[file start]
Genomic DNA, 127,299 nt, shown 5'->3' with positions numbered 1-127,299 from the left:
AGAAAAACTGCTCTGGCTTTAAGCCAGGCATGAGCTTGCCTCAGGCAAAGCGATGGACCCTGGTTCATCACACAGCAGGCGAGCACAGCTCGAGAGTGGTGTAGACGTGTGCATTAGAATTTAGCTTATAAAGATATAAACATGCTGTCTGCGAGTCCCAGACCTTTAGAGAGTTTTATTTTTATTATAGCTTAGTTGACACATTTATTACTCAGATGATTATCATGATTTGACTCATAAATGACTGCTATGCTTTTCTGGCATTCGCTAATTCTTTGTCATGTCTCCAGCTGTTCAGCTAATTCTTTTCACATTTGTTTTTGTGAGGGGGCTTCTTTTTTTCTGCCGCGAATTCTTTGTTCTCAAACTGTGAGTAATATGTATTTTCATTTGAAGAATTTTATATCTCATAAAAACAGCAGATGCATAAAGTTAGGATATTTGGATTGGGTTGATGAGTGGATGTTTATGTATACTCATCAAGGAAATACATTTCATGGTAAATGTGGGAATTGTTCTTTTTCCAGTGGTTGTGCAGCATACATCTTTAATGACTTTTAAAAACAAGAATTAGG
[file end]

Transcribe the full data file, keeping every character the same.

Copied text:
Genomic DNA, 127,299 nt, shown 5'->3' with positions numbered 1-127,299 from the left:
AGAAAAACTGCTCTGGCTTTAAGCCAGGCATGAGCTTGCCTCAGGCAAAGCGATGGACCCTGGTTCATCACACAGCAGGCGAGCACAGCTCGAGAGTGGTGTAGACGTGTGCATTAGAATTTAGCTTATAAAGATATAAACATGCTGTCTGCGAGTCCCAGACCTTTAGAGAGTTTTATTTTTATTATAGCTTAGTTGACACATTTATTACTCAGATGATTATCATGATTTGACTCATAAATGACTGCTATGCTTTTCTGGCATTCGCTAATTCTTTGTCATGTCTCCAGCTGTTCAGCTAATTCTTTTCACATTTGTTTTTGTGAGGGGGCTTCTTTTTTTCTGCCGCGAATTCTTTGTTCTCAAACTGTGAGTAATATGTATTTTCATTTGAAGAATTTTATATCTCATAAAAACAGCAGATGCATAAAGTTAGGATATTTGGATTGGGTTGATGAGTGGATGTTTATGTATACTCATCAAGGAAATACATTTCATGGTAAATGTGGGAATTGTTCTTTTTCCAGTGGTTGTGCAGCATACATCTTTAATGACTTTTAAAAACAAGAATTAGG